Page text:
Monthly Archives: March 2016

Keep it Simple

When preparing EHS and/or occupational health and safety policy, procedure and guidance documents, remember to keep it simple. Avoid boilerplate cut and paste documents that may not apply as accurately to your specific environment as could be. The goal is to have a library of functional, applicable living reference and guidance documents; you don’t get extra points for the wright of the paper you use. We frequently encounter program documents that are outdated, have not been regularly updated and/or contain a surprising number of typos, bloopers and incorrect references.  Call us and we will be sure to examine your EHS program documents carefully. We are here to help you… to become more effective and efficient.

Make a Record

Whether it is daily or weekly safety meetings or regular employee training, document what you do. List the training topic(s), the trainer or session leader, date and have employees sign the document.  Now you have a record of training.

Crane Safety

Crane operators and their assistants (commonly known as riggers) have to work as a team – and an excellent one at that lest their work end up on YouTube with some awful crane accident. Despite crane operation rules and operator training, things too often go wrong. In our mind, knowledge is one aspect of a “triangle” that helps make for safe and effective crane operation. The other two sides of the triangle are experience and equipment. If you have the wrong equipment or the equipment is not suited for the task, failure can occur. Likewise, operator experience certainly comes in when assessing the terrain and environment too. Some crane accidents occur because of error in placement of the unit and/or failure to account for soil type and other ground conditions. Outriggers can sink into unstable and/or wet soil and the result is probably going to be a tipped crane. Of great importance is pre-job inspection of the crane and components. Also knowing a crane’s load capacity and how that number changes based on distance and angle is critical. Consulting and applying load chart information is an additional important aspect of crane operation. Here are the key things a load chart will tell you:

  1. Lift Capacity –This number represents the maximum lift capacity the crane can handle with the shortest lift and with the outriggers fully extended.
  2. Lift Angle – This is the maximum lift if a fixed or luffing jib is used. A higher angle lowers the lift capacity.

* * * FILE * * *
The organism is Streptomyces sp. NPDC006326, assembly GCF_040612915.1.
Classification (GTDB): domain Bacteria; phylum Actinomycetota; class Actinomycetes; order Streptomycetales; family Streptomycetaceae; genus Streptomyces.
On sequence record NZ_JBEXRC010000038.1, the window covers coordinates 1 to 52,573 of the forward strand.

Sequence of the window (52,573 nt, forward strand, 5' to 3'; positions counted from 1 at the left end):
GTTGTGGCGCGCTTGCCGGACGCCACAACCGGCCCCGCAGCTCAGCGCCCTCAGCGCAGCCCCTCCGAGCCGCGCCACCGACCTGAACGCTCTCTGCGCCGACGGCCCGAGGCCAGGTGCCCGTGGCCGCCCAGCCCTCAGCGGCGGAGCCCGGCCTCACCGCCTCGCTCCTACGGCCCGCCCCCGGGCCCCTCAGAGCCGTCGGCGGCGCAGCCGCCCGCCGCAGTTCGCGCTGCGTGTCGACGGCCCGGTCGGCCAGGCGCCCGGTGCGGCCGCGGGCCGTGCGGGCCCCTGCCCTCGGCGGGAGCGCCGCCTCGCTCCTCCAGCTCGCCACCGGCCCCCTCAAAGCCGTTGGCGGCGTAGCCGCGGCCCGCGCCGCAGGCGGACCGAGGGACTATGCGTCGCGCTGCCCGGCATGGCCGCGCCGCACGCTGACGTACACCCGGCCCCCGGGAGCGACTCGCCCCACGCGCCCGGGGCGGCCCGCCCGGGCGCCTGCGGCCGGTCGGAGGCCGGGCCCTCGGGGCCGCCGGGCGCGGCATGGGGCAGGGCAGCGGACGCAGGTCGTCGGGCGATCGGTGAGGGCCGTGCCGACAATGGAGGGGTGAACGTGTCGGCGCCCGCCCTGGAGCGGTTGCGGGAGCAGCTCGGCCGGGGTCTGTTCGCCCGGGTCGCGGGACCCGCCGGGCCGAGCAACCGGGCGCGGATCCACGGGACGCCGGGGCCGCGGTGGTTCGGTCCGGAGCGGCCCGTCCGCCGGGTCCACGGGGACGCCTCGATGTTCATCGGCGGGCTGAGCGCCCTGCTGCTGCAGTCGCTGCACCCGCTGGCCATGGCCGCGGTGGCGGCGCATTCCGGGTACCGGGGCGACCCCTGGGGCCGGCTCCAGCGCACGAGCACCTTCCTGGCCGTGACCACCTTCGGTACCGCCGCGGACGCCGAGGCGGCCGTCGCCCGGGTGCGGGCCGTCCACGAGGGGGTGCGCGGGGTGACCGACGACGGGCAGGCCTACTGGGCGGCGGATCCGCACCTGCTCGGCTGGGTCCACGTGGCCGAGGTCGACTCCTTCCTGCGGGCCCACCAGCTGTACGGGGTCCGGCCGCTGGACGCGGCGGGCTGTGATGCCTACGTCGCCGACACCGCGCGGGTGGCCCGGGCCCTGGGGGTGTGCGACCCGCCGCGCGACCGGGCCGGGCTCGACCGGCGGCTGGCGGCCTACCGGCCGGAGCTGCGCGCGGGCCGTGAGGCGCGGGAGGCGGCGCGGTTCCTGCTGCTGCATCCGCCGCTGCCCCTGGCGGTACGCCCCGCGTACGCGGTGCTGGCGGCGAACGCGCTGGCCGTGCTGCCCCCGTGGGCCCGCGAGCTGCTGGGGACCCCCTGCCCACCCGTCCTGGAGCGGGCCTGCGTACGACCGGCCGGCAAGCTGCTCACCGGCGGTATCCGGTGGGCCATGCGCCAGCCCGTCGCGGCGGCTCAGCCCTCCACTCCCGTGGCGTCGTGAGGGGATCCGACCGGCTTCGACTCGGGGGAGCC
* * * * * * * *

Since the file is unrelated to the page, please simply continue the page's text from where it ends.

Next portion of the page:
3. Lift Range – This number tells you how long the boom needs to be to lift a load at a given height and distance.
  4. Dimensions and Weight – means to assess the load being flown for size and weight.
  5. Crane in Motion – This shows the maximum weight a crane can pick up and carry, as well as the weight that can be supported by moving and other capacities.

Besides consulting the load chart, industry standards and the manufacturer’s recommendations, OSHA has guidelines and requirements for crane, derrick, and hoist safety.

We have seen things go wrong in the field from personnel on the ground standing under suspended loads; to riggers trying to heavy maneuver a load with tag lines;  to failing to follow critical lift guidelines; to  operating equipment that has not passed inspection; to having too many “helpers” on the ground giving competing hand signals to the crane operator; to using non-engineered lifting points on objects; to catastrophic crane failures; and more.

When using cranes to fly materials, being hasty and/or unprepared can and too often does result in problematic consequences.  Refresh crane safety rules with your personnel. Ensure that operators and equipment are suited for the task.

As with all of our blog posts, the content is informational only and is not intended as instruction or legal advice.

 

Environmental, Health & Safety (EHS) Program Management Tips

Most companies embrace the EHS function and understand the value of compliance and workplace safety. They appreciate the added value of a well-functioning EHS management system However, some companies do not operate that way. Besides the few newsworthy accounts of companies flagrantly ignoring regulatory requirements or of company managers being indicted for criminal conduct, other companies have not yet made the headlines but may be headed that direction as well. Why, because perhaps they tend to treat the EHS function as something abstractly required but not value added. In that environment, the effectiveness of the program surely suffers.

If your EHS management system is not producing positive indicators as you would like, don’t give up, but press on and be willing to modify both your system and your expectations.  That does not mean to stop shooting for the moon, but rather to keep expectations in line with the maturity of your management system. Otherwise it is easy to become discouraged. Speaking of which, we once encountered a senior company executive that advised how after a serious workplace injury occurred, upset that his investment has seemingly failed, he withdrew from a positive advocacy role and did nothing proactive for months. While he tried to sooth his ego, the program floundered.  Management in particular has to be a consistent, visible and positive force for change and improvement. That sort of mentality is of course counter-productive. If they had been an accountant had had run into difficulty balancing the books, would one just quit trying?

The message is simple: stay adaptable, manage change well, seek constant modes of improvement and maintain visible and positive support for your company EHS management system. Of course, if performance is an issue, ask for our assistance. We will assess your program elements and help get you on a trajectory that works for your company.

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